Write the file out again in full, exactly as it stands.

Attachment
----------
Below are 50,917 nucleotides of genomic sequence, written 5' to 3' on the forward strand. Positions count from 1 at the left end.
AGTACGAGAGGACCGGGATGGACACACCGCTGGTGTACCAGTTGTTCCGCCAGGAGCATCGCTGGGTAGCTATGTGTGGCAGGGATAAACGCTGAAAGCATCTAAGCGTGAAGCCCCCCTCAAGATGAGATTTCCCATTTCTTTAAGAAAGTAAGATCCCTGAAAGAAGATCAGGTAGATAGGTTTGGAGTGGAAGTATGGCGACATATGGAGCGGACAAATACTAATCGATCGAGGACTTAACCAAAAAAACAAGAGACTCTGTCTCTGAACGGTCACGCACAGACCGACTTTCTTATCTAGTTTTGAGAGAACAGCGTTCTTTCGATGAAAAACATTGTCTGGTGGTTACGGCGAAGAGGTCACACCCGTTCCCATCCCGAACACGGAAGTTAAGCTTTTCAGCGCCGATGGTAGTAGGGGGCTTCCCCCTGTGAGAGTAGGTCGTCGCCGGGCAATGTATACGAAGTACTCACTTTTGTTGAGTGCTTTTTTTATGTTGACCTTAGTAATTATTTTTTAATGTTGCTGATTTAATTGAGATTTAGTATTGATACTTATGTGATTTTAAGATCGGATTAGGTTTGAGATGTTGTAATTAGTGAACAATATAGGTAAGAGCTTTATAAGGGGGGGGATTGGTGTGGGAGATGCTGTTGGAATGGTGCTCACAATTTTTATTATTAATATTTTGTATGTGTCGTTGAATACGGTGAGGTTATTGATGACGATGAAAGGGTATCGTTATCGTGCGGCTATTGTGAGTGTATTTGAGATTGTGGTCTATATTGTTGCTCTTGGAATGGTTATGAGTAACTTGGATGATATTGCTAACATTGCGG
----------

Below are 50,917 nucleotides of genomic sequence, written 5' to 3' on the forward strand. Positions count from 1 at the left end.
AGTACGAGAGGACCGGGATGGACACACCGCTGGTGTACCAGTTGTTCCGCCAGGAGCATCGCTGGGTAGCTATGTGTGGCAGGGATAAACGCTGAAAGCATCTAAGCGTGAAGCCCCCCTCAAGATGAGATTTCCCATTTCTTTAAGAAAGTAAGATCCCTGAAAGAAGATCAGGTAGATAGGTTTGGAGTGGAAGTATGGCGACATATGGAGCGGACAAATACTAATCGATCGAGGACTTAACCAAAAAAACAAGAGACTCTGTCTCTGAACGGTCACGCACAGACCGACTTTCTTATCTAGTTTTGAGAGAACAGCGTTCTTTCGATGAAAAACATTGTCTGGTGGTTACGGCGAAGAGGTCACACCCGTTCCCATCCCGAACACGGAAGTTAAGCTTTTCAGCGCCGATGGTAGTAGGGGGCTTCCCCCTGTGAGAGTAGGTCGTCGCCGGGCAATGTATACGAAGTACTCACTTTTGTTGAGTGCTTTTTTTATGTTGACCTTAGTAATTATTTTTTAATGTTGCTGATTTAATTGAGATTTAGTATTGATACTTATGTGATTTTAAGATCGGATTAGGTTTGAGATGTTGTAATTAGTGAACAATATAGGTAAGAGCTTTATAAGGGGGGGGATTGGTGTGGGAGATGCTGTTGGAATGGTGCTCACAATTTTTATTATTAATATTTTGTATGTGTCGTTGAATACGGTGAGGTTATTGATGACGATGAAAGGGTATCGTTATCGTGCGGCTATTGTGAGTGTATTTGAGATTGTGGTCTATATTGTTGCTCTTGGAATGGTTATGAGTAACTTGGATGATATTGCTAACATTGCGG